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Neurosurg Focus. 2011 Nov;31(5):E1. doi: 10.3171/2011.10.FOCUS11184.

Mechanisms and consequences of head injuries in soccer: a study of 451 patients.

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Department of Neurosurgery, University of Marburg, Marburg, Germany.



The goal of this study was to evaluate the incidence and mechanisms of head injury during soccer games and to describe the results after spontaneous resolution of symptoms or after treatment.


In a retrospective study from 2005, records on 451 players from the German Soccer Association who had suffered various injuries were collected. The study used a questionnaire in which the player described the accident and the playing situation as well as the clinical course after trauma. This questionnaire also included information about the physical symptoms of the players and the length of their rehabilitation. Two groups were formed: one with head injuries (case group), and the other with injuries of other body parts (control group).


Of the injuries reported, 108 (23.9%) were related to the head, 114 (25.3%) to the knee, 58 (13%) to the ankle, 56 (12%) to the calf, and 30 (7%) to the shoulder. The areas of the head most frequently involved were the facial and occipital regions. In the head injury group, the head duel was the most common playing action to lead to trauma. In those cases, the body part that hit the injured player was the elbow, arm, or head of the opponent. The most common playing situation was combat in the penalty area. The median hospitalization time after the trauma was 2 days for the case group and 5 days for the control group. The rehabilitation time for the case group was also shorter (median 6.5 days) than for the control group (median 30 days).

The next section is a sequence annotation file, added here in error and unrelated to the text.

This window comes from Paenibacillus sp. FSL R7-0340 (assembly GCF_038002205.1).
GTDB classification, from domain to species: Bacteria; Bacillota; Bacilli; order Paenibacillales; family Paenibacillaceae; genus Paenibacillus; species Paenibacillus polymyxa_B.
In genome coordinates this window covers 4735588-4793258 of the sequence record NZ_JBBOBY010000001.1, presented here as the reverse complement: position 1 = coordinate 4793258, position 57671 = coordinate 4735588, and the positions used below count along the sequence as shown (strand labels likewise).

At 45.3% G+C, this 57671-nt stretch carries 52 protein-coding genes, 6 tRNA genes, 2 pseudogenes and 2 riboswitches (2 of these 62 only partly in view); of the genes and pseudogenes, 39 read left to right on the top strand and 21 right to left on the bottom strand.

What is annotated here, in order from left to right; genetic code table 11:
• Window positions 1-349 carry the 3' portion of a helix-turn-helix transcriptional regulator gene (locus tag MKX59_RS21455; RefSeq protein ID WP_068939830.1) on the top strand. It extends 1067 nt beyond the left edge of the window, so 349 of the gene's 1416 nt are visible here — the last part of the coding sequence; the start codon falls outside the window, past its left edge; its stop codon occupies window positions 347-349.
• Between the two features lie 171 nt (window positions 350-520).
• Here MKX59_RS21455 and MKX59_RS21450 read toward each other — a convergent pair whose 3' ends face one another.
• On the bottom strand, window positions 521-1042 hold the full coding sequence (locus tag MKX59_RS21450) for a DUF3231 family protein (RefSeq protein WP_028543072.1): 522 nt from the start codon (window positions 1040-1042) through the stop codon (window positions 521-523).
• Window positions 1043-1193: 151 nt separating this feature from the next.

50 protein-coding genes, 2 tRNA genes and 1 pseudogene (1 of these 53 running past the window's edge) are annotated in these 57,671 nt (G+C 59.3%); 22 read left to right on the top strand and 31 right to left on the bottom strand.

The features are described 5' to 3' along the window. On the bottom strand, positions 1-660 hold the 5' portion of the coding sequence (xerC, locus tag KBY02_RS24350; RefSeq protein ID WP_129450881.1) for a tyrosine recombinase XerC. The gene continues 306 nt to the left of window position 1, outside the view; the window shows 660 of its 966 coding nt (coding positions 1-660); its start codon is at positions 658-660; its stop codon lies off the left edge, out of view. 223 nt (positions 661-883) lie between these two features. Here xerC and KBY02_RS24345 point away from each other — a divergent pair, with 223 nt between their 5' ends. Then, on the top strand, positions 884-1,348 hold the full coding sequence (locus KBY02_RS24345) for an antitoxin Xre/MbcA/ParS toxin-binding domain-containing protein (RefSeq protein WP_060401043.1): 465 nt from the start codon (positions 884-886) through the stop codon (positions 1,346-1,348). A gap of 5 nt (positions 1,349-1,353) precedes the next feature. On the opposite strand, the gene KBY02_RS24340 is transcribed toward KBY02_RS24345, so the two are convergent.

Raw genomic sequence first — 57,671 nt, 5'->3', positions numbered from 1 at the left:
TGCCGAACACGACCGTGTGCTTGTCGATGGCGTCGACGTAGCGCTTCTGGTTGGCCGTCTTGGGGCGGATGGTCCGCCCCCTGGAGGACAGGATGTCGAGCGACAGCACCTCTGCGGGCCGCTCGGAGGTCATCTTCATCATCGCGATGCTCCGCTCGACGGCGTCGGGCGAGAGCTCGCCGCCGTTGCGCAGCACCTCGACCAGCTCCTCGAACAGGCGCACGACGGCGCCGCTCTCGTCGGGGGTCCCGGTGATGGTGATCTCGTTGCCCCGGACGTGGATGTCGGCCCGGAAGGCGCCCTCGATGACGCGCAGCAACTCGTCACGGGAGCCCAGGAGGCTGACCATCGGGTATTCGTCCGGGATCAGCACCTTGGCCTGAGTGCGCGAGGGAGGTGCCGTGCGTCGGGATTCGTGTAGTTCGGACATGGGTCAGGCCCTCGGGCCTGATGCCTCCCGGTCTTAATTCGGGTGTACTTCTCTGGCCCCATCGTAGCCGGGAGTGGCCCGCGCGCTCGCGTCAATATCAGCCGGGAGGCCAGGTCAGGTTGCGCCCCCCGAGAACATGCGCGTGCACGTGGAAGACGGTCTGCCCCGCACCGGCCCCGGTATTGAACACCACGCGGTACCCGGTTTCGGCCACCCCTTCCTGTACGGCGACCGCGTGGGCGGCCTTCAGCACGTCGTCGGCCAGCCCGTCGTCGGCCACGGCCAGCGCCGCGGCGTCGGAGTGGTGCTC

Trivial head injuries in soccer can have a long and complicated course. Nevertheless, the temporary disability is shorter in most cases than for players with injuries to other parts of the body. Modifying the rules of play would be necessary to reduce the incidence of head trauma.

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